- I am so thankful to have the opportunity to teach math through discovery and investigation this year.
- I love having loud, dynamic classes of kids who are excited and inspired.
- I love the adventure of never knowing exactly what to expect, but allowing essential learning targets to provide guidance.
- I'm amazed at what I'm learning when students are on fire to find answers to questions they have by doing their own investigations.
- I love witnessing kids making connections to what they already know, often in ways I never considered.
- It gives me hope for our future when I witness 11 and 12 year old students participating in remarkably mature mathematical discourse.
For years, I've had a quote from Mike Klavon, our ISD math specialist about "teachers working harder than the students" in the back of my mind. It was a very poignant moment when he shared that observation with our math department. Mike was absolutely right then, and the same "teachers working harder than (most) students" is true now... except in my pre-Algebra classes.
Learning is hard work. That does not mean that it has to be boring, laborious, or tedious. On the contrary, I believe it's more likely to happen when lessons are engaging, challenging and dare I say it, fun. Hard work can be fun, to the point where it's no longer hard.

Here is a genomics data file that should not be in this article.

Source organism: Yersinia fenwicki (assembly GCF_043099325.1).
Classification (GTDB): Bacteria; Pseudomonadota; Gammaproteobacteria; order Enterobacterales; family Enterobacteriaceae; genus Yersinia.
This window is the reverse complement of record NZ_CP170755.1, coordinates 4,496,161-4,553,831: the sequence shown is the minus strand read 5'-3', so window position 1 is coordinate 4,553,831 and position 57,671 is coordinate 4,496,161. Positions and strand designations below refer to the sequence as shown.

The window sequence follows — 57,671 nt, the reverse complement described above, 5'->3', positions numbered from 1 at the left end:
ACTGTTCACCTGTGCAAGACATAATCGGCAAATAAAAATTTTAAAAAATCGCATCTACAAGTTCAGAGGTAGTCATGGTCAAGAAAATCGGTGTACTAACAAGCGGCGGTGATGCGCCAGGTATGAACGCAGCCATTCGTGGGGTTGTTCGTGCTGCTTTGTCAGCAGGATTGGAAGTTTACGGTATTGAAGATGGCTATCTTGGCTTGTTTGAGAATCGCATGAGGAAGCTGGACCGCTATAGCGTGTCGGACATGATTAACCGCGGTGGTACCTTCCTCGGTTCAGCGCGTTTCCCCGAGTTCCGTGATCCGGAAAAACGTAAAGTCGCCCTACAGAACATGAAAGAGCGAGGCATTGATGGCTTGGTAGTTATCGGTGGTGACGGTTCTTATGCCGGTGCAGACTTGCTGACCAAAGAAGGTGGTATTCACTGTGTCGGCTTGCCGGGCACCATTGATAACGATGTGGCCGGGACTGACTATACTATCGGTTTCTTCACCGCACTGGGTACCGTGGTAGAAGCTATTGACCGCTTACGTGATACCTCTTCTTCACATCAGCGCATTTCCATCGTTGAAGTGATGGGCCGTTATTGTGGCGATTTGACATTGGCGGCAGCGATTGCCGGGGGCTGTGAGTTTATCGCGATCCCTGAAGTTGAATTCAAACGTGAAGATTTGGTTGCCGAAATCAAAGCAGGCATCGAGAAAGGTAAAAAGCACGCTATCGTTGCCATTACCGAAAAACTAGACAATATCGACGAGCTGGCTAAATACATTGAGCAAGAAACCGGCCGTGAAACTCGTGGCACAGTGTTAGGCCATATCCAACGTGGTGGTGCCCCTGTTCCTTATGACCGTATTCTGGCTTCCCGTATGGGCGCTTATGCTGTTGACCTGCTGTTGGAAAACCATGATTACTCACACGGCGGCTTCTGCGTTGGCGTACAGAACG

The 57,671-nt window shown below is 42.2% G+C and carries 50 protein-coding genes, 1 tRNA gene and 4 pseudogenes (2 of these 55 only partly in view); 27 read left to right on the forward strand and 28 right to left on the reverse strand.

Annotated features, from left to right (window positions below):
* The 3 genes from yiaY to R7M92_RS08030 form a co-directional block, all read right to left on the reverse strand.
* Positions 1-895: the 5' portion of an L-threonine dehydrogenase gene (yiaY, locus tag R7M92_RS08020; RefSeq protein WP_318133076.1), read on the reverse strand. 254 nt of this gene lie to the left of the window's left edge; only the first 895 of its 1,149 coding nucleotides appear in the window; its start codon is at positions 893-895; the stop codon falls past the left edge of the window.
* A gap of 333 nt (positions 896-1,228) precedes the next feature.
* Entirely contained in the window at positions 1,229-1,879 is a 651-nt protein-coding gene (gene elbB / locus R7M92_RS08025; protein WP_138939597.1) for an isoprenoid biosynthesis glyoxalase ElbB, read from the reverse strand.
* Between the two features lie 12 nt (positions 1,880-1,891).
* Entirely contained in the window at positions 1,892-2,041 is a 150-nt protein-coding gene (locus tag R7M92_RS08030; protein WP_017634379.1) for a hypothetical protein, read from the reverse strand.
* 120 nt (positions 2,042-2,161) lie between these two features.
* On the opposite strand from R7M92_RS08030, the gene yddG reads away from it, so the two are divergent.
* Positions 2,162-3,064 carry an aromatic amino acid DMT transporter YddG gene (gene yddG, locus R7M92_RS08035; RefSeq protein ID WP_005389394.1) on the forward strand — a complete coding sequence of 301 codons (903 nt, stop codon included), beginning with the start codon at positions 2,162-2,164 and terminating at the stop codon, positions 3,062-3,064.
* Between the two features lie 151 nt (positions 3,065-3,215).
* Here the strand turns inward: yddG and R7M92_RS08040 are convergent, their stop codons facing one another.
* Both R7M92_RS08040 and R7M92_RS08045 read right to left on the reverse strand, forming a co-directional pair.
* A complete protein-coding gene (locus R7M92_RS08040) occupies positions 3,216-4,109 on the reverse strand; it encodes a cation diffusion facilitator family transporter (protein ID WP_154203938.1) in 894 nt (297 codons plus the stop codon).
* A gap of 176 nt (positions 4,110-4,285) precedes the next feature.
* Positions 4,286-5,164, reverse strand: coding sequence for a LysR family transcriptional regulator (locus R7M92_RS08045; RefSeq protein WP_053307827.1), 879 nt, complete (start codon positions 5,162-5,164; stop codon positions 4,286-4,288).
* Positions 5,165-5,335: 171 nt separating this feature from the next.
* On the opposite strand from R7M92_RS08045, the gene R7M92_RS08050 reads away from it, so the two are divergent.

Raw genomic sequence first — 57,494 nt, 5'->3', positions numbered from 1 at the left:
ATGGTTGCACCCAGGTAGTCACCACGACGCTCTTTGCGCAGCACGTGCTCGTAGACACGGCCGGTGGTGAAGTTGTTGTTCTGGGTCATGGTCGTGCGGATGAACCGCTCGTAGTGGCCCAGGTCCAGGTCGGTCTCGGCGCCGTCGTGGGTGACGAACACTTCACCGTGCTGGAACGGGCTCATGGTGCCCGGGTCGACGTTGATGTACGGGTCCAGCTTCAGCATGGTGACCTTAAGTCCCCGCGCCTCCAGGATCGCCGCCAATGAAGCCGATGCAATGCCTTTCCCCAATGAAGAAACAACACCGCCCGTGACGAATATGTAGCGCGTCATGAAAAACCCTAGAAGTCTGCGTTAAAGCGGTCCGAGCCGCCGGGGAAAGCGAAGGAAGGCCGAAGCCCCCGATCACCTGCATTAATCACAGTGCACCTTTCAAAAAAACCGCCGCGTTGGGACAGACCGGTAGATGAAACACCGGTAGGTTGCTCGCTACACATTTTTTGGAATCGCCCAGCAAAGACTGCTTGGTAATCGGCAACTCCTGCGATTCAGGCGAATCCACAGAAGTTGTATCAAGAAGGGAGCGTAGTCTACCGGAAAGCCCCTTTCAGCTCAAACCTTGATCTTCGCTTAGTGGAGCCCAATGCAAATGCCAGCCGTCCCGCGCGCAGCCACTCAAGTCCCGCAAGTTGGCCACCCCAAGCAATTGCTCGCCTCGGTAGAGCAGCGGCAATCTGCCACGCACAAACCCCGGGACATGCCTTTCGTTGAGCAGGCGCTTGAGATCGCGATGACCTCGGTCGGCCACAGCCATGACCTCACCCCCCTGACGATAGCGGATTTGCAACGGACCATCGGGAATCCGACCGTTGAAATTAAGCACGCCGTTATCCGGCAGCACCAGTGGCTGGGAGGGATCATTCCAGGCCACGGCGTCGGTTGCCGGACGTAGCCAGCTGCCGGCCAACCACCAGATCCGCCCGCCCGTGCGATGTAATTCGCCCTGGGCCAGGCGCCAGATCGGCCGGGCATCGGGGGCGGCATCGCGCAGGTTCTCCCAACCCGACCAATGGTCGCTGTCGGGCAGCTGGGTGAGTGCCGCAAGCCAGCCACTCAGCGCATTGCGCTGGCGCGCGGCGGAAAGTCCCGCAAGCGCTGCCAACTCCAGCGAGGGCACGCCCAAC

Possibly for the first time in my career, I think I have a sense of what it feels like to be teaching important, meaningful math that involves problem solving and real-deal learning. This is all true while the students are working harder at their learning than I am. Even in the traditional note taking powerpoint scenario, I'm good at what I do. However, for the first time, I feel like what I'm doing will have far-reaching effects. I hope so, anyway.
The true litmus test: I would love for my own children to be in a class like this. I want them to be inspired to investigate, question, and make connections. I want them to be problem solvers and life-long learners and know the joy of learning along side others that help them see different approaches and views. I can't say for sure, but I feel that is what is happening for my 7th graders this year.